Effects of copper and zinc sources and inclusion levels of copper on weanling pig performance and intestinal microbiota

Journal of Animal Science, Volume 98, Issue 5, May 2020, skaa117

J. F. Pérez, L. Darwich, A. Vidal, S. van Kuijk, D. Melo-Durán and D. Solà-Oriol

by S. Villagómez-Estrada on 10/04/2020
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Journal of Animal Science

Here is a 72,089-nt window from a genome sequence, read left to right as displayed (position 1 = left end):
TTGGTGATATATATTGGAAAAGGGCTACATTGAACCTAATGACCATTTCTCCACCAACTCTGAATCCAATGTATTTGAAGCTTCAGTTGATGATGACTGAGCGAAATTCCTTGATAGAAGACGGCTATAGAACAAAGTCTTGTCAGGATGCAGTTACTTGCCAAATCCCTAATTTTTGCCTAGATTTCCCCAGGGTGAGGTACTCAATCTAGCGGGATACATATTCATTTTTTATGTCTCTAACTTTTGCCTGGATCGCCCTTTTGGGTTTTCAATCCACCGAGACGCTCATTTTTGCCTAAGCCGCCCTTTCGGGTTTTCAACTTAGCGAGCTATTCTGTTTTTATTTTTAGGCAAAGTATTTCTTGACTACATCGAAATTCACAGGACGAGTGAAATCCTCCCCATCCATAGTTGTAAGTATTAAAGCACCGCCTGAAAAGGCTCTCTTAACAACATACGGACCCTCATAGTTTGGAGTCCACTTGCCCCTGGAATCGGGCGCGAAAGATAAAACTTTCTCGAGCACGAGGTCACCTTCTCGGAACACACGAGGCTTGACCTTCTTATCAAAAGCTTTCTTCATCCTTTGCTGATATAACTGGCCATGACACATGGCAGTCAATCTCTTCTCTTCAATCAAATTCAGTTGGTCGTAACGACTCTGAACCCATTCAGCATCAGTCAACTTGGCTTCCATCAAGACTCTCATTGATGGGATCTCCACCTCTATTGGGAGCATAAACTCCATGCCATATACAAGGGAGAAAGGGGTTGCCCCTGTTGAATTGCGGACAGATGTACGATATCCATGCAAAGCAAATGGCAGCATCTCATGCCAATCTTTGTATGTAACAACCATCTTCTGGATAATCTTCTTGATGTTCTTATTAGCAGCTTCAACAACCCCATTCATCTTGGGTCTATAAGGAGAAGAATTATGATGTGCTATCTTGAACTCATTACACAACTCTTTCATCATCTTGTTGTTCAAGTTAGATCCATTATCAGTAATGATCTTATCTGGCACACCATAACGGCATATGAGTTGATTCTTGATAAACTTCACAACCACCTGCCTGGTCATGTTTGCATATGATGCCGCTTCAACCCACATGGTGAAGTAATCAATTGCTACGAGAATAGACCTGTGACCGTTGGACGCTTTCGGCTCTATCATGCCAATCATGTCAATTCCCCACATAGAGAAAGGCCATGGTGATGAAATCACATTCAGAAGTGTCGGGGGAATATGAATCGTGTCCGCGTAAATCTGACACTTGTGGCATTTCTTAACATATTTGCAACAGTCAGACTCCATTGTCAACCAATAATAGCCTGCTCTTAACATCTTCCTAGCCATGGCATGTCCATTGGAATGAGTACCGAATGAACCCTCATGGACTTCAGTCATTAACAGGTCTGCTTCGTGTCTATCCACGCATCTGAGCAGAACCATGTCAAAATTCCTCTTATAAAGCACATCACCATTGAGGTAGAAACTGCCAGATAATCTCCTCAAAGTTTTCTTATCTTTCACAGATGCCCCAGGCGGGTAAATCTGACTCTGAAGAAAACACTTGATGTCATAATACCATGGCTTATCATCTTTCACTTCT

A 42-d experiment was conducted to evaluate the effect of Cu and Zn source and Cu level on pig performance, mineral status, bacterial modulation, and the presence of antimicrobial-resistant genes in isolates of Enterococcus spp. At weaning, 528 pigs (5.9 ± 0.50 kg) were allotted to 48 pens of a randomized complete block design in a 2 × 2 factorial arrangement with two Cu and Zn sources (SF: sulfate and HCl: hydroxychloride) and two Cu levels (15 and 160 mg/kg). As a challenge, the pigs were reared in dirty pens used by a previous commercial batch. Two-phase diets were offered: the pre-starter (PS) phase from day 1 to 14 and the starter phase (ST) from day 14 to 42. At days 14 and 42, pigs were individually weighed and blood samples from one pig per pen were taken. At the end of the experiment, one pig per pen was euthanized to collect the samples. Feeding high levels of Cu increased body weight (BW) from 16.6 to 17.7 kg (P < 0.001). Furthermore, average daily gain, gain to feed (G:F) ratio, average daily feed intake (ADFI), and mineral status were enhanced with Cu at 160 mg/kg (P < 0.05) compared with Cu at 15 mg/kg. There was no effect of the interaction between source × level on any of the growth performance responses except for ADFI (P = 0.004) and G:F (P = 0.029) at the end of the ST period and for G:F (P = 0.006) for entire nursery period (day 0 to 42). At the end of the ST period, pigs fed Cu at 160 mg/kg as HCl had not only higher ADFI but also lower G:F than those fed Cu as SF at 160 mg/kg. Meanwhile, for the entire nursery period, G:F did not differ between pigs fed Cu at 160 mg/kg as HCl or SF. In colonic digesta, the relative abundance of StreptococcusEnterobacterEscherichia, among others, decreased (P-adjust < 0.05), while Lachnospira and Roseburia tended (P-adjust < 0.10) to increase in pigs fed Cu at 160 mg/kg as HCl compared with those fed Cu SF at 160 mg/kg. An increase (P-adjust < 0.05) in Methanosphaera and Roseburia was observed in pigs fed Cu at 160 mg/kg. From colon digesta, Enterococcus spp. was isolated in 40 samples, being Efaecalis the most dominating (65%) regardless of the experimental diet. Genes of ermB (7.5%) and tetM (5%) were identified. No genes for Cu (tcrB) or vancomycin (vanA, vanB, vanC1, and vanC2) were detected. In conclusion, European Union permissible levels of Cu (160 mg/kg), of both sources, were able to increase performance, mineral status, and bacterial modulation compared with nutritional level. Different effects on growth performance, mineral tissue content, and microbial modulation were observed between Cu and Zn sources.